Hofstra University School of Law
In this Article, protests are analyzed, from both an economic and legal perspective, as a decentralized mechanism for oversight of the competitive procurement process. Attention focuses on the protest process at the General Services Administration Board of Contract Appeals (hereinafter "the Board" or "GSBCA"). It is argued that protests are an effective means of deterring and correcting agency problems among procurement personnel and, consequently, accomplishing the procurement objectives of the government. Drawbacks of the protest process are identified, explanations are offered for the existence of these negative side effects, and solutions are proposed. In addition, protests are compared to centralized oversight methods, i.e., audits. Furthermore, we assess the trade-offs between granting greater decision-making discretion to procurement personnel and controlling agency problems.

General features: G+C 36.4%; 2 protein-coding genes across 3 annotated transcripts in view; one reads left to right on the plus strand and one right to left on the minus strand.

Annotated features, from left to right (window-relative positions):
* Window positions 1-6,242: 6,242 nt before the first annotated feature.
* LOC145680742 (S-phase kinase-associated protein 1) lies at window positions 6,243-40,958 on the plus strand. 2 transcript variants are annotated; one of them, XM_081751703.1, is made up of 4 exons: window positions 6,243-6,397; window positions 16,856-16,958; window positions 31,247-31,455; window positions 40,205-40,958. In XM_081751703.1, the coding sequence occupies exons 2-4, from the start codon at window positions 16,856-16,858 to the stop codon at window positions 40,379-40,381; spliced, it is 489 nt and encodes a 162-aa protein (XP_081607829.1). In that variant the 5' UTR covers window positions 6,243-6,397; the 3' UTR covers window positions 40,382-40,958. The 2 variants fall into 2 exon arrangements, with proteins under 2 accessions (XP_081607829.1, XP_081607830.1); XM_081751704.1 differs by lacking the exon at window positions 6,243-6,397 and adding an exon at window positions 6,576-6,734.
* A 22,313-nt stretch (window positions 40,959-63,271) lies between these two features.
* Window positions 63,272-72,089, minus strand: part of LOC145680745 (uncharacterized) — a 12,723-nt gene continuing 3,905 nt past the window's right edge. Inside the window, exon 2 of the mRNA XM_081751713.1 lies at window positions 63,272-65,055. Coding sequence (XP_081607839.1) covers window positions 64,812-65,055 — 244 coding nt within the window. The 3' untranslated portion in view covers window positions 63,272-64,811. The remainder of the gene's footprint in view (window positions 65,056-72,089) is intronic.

Robert Marshall, Michael J. Meurer & Jean-Francois Richard,
The Private Attorney General Meets Public Contract Law: Procurement Oversight by Protest
Hofstra Law Review
Available at: https://scholarship.law.bu.edu/faculty_scholarship/2428